Heidemann was sworn into office on February 13, 2013. Heidemann is a farmer and livestock producer, and is a volunteer firefighter. He was elected to the University of Nebraska Board of Regents in 2012. Prior to his time as a Regent, Lt. Gov. Heidemann served as a State Senator for Legislative District 1 from 2005 to 2013. As a member of the Legislature, he served as Chairman of the Appropriations Committee for six years.

Ricketts trying to “fully absorb” protection order against runningmate

Republican candidate for governor, Pete Ricketts, says he is trying to fully absorb all the information regarding the domestic violence protection order issued against his running mate.

The protection order against Lt. Gov. Lavon Heideman was issued by District Court Judge Daniel Bryan, Jr. after a hearing in Johnson County. Heideman is also Ricketts’ running mate.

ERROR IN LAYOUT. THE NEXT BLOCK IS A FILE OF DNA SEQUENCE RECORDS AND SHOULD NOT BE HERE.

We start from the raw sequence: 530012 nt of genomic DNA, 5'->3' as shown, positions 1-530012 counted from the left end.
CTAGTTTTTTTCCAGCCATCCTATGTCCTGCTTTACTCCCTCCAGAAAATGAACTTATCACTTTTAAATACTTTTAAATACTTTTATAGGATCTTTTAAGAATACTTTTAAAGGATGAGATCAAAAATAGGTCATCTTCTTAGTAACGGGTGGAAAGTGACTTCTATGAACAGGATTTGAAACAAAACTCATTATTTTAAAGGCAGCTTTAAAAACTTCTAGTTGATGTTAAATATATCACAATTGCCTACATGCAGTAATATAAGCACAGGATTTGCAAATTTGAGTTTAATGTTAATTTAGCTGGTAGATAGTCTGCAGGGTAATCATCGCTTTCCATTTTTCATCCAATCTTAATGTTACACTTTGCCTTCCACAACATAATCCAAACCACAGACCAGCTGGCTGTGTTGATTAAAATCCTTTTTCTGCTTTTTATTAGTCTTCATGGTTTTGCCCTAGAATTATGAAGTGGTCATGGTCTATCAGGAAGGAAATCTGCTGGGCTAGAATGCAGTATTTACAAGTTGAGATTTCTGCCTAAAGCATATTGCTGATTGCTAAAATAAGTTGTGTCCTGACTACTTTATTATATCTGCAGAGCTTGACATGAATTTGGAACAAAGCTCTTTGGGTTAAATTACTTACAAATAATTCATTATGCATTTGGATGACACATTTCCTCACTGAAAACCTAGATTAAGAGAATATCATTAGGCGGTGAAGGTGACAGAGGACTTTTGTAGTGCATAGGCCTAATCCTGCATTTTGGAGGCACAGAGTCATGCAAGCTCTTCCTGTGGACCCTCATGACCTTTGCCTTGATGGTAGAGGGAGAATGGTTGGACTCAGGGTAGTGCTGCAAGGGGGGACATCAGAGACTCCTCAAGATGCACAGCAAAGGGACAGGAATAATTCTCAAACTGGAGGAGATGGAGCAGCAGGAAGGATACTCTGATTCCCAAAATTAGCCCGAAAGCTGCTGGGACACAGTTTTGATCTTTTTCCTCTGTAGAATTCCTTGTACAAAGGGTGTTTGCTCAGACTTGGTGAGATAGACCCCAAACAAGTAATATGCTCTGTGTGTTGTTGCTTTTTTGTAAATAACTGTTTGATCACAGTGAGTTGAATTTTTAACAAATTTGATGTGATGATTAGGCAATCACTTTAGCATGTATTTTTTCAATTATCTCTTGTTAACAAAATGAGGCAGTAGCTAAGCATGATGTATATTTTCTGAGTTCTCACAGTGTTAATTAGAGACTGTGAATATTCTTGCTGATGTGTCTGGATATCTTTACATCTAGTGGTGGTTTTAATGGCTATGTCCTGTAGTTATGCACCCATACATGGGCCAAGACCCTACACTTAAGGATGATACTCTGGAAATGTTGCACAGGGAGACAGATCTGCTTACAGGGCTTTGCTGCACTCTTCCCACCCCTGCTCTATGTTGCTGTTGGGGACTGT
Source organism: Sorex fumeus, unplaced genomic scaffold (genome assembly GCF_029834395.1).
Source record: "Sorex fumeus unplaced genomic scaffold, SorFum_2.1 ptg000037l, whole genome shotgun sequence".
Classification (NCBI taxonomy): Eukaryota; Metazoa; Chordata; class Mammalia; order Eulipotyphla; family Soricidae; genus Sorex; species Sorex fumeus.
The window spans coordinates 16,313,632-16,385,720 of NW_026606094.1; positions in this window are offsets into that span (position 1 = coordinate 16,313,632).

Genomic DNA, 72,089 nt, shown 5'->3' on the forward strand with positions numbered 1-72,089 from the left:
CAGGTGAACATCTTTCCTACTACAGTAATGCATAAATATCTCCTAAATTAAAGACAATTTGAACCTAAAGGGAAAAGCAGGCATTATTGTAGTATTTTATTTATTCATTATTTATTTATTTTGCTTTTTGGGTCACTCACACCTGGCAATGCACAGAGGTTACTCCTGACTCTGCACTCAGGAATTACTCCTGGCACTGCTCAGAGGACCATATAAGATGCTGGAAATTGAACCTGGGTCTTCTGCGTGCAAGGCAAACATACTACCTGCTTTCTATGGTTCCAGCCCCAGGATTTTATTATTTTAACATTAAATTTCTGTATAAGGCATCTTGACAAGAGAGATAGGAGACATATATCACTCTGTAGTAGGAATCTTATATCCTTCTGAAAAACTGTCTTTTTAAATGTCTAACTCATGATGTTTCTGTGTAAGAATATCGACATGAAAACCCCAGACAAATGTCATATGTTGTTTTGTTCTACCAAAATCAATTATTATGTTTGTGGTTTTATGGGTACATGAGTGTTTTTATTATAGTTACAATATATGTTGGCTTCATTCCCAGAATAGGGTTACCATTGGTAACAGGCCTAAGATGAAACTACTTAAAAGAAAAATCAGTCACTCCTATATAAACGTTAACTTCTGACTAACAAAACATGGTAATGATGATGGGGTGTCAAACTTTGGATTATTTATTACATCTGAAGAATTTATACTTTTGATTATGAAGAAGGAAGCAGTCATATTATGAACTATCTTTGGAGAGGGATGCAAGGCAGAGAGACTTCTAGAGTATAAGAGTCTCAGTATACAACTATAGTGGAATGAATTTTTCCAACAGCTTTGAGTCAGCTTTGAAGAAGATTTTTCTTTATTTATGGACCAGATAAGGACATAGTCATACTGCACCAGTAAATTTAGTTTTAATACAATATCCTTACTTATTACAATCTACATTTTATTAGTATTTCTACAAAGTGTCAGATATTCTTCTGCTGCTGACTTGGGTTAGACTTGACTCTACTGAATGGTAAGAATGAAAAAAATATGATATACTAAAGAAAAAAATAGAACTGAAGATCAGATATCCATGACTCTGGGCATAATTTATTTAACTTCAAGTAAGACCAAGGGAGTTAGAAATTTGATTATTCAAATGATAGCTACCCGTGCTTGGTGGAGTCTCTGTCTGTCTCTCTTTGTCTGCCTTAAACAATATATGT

Heideman’s sister, Lois Bohling of Elk Creek, filed for the protection order on August 27th. Bohling claims Heideman grabbed her wrist and screamed at her.

“This is a private, legal family matter regarding disagreements resulting from my dad’s estate, as well as the best possible medical treatment for my mom,” Heidemann said in a written statement released by his office. “I dispute much of my sister’s claims. My immediate family has great support from the rest of our family, our church and our friends – we appreciate that support so very much in this difficult time, as we work toward a full resolution.”

Ricketts issued a written statement:

“This is a very difficult time for the Heidemann family. Our thoughts and prayers are with them as they address this matter. At this time, we are trying to fully absorb all the information regarding the circumstances involved.”

Heidemann replaced Rick Sheehy as Lt. Governor under Gov. Dave Heineman.

Heineman demanded Sheehy resign after he made thousands of calls on his state-issued cell phone to four women, none of whom were his wife.

Heineman chose Heidemann, a former state senator from Elk Creek who served as Budget Committee chairman, and a University of Nebraska Regent to replace Sheehy. Ricketts then asked Heidemann to stay on if he is elected governor.